Ewen's garden

A collection of columns, paintings and photographs about gardening on an offshore island in New Zealand.

Monday, May 30, 2005


Now that the rain has finally come, I can turn my mind to other things in the garden apart from fretting about water! Ironically the project I have in mind is a water and bog garden. Last year we had part of our deck water proofed underneath, in order to create a work space there. The water gathered, being no good for drinking, is collected in a small tank. It is with this water I intend to irrigate my bog garden. Across a narrow path from the tank are a pile of large blue stone rocks, placed there I am sure with much difficulty by the previous owner. These large
boulders surround a shallow dish shape and it is within this area I intend to establish my small pool and bog garden.

The plan is to put a tap in the bottom of the tank and let the water only just trickle out and into the newly formed wet area. This will then over flow down into the rest of the garden where my bananas and other wet subtropicals grow. The construction of this area will necessitate some amount of digging to create a basin in which to collect the trickling water. This basin will then be lined with the thickest polythene I can purchase and the water level determined by using a spirit level. The down hill side may well require a small parapet over which the water, if there is excess, will spill out into the rest of the garden. Most of the wet area will have a mixture of gravel and soil in which to grow those marginal or bog plants, leaving only the very centre with exposed water. This is the grand plan anyway, watch this space!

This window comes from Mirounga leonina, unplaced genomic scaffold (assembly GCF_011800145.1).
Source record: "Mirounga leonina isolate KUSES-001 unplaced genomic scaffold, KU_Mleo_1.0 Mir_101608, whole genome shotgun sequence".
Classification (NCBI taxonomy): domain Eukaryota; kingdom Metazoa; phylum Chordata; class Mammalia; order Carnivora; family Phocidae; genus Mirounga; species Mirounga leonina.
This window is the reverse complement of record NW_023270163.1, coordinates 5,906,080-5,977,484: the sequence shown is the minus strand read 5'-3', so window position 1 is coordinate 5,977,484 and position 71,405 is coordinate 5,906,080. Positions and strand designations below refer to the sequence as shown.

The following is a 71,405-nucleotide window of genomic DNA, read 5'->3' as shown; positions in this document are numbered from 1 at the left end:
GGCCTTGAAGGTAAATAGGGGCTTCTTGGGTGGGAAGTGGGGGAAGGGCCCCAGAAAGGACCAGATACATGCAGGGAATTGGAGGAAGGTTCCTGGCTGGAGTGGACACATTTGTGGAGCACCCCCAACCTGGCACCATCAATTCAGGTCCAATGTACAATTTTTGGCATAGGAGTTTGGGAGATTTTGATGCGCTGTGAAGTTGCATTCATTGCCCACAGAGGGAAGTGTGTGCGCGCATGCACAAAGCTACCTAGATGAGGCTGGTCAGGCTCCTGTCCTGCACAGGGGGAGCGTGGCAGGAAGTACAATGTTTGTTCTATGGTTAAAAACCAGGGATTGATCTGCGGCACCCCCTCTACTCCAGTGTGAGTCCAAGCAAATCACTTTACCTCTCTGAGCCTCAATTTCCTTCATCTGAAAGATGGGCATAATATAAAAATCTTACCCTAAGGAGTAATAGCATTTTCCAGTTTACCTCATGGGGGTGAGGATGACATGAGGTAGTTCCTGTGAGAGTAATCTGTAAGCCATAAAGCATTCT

In flower at present is a plant I first encountered in the gardens at the Auckland University, Ruellia macrantha a native to Brazil. Unfortunately I do not have a common name for this plant. The flowers are pink and trumpet shaped. I was surprised to see it get through this hot dry summer with little water, as it thrives best with plenty of moisture, so I am well pleased with it. In the situation it is growing now it only stands about 60cm tall, however given better soil and moisture it may well grow even taller. Another requirement is good drainage and of course on our steep site this is no problem. The blooms appear winter through and including spring, after which a light prune will keep it tidy. The one thing this plant doesn’t have is a scent, never mind the 5cm x 3cm flowers make up for this.

Monday, May 16, 2005


It is funny sometimes how the penny will drop. For ages I have been pondering an area in the garden that requires planting and it wasn’t until I was considering how dry it has been that the answer came to me. It is interesting how many plants, tolerant of drought, have grey foliage and how attractive they are. Many of these plants also have yellow flowers and so the penny drops, have an area of grey, blue, green, white and yellow! The first of these plants springing to mind is the Brchyglottis greyii previously known as Senicio greyii, a native of the coastal regions of the lower north Island. They have blue grey foliage on the upper surface and almost white on the under sides, it is for these leaves that they are mostly grown, with the flowers often being cut off (they are yellow daisies). Well not for me, I shall let them glory in their blooms. Along with the B. greyii will go the Marlborough rock daisy Pachystegia insignis native to the rocky banks and coastal parts of Marlborough. The flowers of the rock daisy are as may be guessed white with a yellow centre and about five centimetres across. So both these are used to hot dry conditions and perfect for my hot dry sunny bank.